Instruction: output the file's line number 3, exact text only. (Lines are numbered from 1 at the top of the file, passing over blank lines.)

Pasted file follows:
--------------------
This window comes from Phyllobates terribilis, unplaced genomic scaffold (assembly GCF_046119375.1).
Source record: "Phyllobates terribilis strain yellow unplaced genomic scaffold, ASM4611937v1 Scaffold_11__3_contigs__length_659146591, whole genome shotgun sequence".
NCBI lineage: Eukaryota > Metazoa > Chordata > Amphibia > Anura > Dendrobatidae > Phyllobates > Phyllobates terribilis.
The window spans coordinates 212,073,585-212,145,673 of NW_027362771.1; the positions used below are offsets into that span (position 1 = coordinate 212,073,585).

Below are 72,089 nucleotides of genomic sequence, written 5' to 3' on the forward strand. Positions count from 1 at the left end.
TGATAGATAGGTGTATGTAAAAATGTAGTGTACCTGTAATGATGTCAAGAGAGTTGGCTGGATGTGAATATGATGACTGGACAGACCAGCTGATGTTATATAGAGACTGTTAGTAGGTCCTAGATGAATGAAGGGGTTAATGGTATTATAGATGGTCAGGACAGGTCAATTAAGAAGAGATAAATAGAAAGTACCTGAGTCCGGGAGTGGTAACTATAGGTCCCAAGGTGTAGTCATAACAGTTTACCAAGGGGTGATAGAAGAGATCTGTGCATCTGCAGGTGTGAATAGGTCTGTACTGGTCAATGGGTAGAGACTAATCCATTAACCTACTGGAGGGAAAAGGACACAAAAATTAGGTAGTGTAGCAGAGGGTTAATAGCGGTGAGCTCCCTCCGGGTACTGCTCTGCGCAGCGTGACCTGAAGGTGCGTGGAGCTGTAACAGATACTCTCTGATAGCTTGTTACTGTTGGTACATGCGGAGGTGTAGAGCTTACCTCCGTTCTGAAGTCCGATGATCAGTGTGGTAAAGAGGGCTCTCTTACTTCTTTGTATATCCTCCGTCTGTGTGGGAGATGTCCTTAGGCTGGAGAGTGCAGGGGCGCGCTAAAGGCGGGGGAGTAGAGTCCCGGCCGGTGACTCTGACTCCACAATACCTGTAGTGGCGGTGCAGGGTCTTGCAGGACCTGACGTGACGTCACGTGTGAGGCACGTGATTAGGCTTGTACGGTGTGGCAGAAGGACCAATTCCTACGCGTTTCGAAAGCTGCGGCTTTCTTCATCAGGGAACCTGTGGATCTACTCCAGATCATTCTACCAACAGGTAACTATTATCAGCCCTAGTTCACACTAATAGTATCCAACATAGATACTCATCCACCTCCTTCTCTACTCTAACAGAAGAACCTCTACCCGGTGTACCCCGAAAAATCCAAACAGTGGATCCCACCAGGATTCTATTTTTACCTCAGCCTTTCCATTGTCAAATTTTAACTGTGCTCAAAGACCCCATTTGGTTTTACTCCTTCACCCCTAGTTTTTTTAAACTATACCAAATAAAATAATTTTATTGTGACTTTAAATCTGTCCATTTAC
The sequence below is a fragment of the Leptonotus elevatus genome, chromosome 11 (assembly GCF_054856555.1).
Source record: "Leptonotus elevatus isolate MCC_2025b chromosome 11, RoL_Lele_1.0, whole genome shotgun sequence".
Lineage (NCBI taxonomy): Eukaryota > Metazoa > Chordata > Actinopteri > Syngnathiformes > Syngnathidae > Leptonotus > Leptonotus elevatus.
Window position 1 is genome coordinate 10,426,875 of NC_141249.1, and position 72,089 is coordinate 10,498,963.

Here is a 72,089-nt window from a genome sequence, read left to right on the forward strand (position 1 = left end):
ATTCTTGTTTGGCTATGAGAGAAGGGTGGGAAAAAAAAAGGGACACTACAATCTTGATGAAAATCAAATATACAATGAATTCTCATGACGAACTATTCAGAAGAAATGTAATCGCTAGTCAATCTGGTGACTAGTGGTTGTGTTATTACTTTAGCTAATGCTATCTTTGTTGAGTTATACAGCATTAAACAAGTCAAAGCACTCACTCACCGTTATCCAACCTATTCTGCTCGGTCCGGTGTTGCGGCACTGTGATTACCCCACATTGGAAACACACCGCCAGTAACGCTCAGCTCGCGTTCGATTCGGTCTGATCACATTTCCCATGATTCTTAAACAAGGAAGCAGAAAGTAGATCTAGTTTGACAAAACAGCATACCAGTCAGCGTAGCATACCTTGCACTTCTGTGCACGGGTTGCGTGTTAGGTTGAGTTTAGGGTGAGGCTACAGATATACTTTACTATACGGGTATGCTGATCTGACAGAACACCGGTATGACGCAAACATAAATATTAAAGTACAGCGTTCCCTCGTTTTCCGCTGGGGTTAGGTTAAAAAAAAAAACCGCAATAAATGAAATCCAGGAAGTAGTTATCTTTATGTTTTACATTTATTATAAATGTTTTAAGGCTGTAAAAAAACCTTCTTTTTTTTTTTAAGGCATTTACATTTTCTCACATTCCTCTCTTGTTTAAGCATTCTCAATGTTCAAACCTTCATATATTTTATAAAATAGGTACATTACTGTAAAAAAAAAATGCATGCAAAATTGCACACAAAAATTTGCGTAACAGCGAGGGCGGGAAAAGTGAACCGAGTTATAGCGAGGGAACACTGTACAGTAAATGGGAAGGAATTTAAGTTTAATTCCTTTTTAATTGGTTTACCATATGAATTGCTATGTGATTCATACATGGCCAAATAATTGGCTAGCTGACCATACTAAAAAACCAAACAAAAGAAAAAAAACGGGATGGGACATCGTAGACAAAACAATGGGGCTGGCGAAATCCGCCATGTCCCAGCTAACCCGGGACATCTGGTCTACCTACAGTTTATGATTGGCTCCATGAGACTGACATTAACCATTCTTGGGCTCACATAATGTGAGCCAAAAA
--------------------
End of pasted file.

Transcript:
NCBI lineage: Eukaryota > Metazoa > Chordata > Amphibia > Anura > Dendrobatidae > Phyllobates > Phyllobates terribilis.